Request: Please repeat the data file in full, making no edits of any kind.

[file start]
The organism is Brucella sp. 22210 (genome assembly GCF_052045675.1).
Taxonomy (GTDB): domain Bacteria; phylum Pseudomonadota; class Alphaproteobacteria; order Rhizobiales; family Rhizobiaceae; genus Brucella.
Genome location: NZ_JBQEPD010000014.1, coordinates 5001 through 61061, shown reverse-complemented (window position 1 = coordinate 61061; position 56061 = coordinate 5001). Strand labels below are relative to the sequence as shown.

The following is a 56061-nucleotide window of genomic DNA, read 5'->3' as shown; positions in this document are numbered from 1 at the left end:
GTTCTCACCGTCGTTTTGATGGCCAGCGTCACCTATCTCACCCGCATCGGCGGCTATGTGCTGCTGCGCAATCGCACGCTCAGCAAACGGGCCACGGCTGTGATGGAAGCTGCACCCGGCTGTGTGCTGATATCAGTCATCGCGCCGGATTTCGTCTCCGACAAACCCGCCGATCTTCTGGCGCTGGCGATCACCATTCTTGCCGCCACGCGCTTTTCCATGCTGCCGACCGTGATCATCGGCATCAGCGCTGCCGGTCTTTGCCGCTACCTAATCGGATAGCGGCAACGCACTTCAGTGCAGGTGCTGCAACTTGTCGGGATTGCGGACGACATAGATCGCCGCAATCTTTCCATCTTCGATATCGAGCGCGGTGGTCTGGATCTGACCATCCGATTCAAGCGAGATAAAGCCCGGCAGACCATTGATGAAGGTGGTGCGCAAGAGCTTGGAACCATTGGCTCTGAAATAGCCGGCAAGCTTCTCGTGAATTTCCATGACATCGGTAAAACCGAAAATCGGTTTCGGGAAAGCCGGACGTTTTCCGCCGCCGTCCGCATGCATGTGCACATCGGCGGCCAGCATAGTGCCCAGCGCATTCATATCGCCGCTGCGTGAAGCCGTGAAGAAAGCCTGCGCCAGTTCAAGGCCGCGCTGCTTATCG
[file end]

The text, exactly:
The organism is Brucella sp. 22210 (genome assembly GCF_052045675.1).
Taxonomy (GTDB): domain Bacteria; phylum Pseudomonadota; class Alphaproteobacteria; order Rhizobiales; family Rhizobiaceae; genus Brucella.
Genome location: NZ_JBQEPD010000014.1, coordinates 5001 through 61061, shown reverse-complemented (window position 1 = coordinate 61061; position 56061 = coordinate 5001). Strand labels below are relative to the sequence as shown.

The following is a 56061-nucleotide window of genomic DNA, read 5'->3' as shown; positions in this document are numbered from 1 at the left end:
GTTCTCACCGTCGTTTTGATGGCCAGCGTCACCTATCTCACCCGCATCGGCGGCTATGTGCTGCTGCGCAATCGCACGCTCAGCAAACGGGCCACGGCTGTGATGGAAGCTGCACCCGGCTGTGTGCTGATATCAGTCATCGCGCCGGATTTCGTCTCCGACAAACCCGCCGATCTTCTGGCGCTGGCGATCACCATTCTTGCCGCCACGCGCTTTTCCATGCTGCCGACCGTGATCATCGGCATCAGCGCTGCCGGTCTTTGCCGCTACCTAATCGGATAGCGGCAACGCACTTCAGTGCAGGTGCTGCAACTTGTCGGGATTGCGGACGACATAGATCGCCGCAATCTTTCCATCTTCGATATCGAGCGCGGTGGTCTGGATCTGACCATCCGATTCAAGCGAGATAAAGCCCGGCAGACCATTGATGAAGGTGGTGCGCAAGAGCTTGGAACCATTGGCTCTGAAATAGCCGGCAAGCTTCTCGTGAATTTCCATGACATCGGTAAAACCGAAAATCGGTTTCGGGAAAGCCGGACGTTTTCCGCCGCCGTCCGCATGCATGTGCACATCGGCGGCCAGCATAGTGCCCAGCGCATTCATATCGCCGCTGCGTGAAGCCGTGAAGAAAGCCTGCGCCAGTTCAAGGCCGCGCTGCTTATCG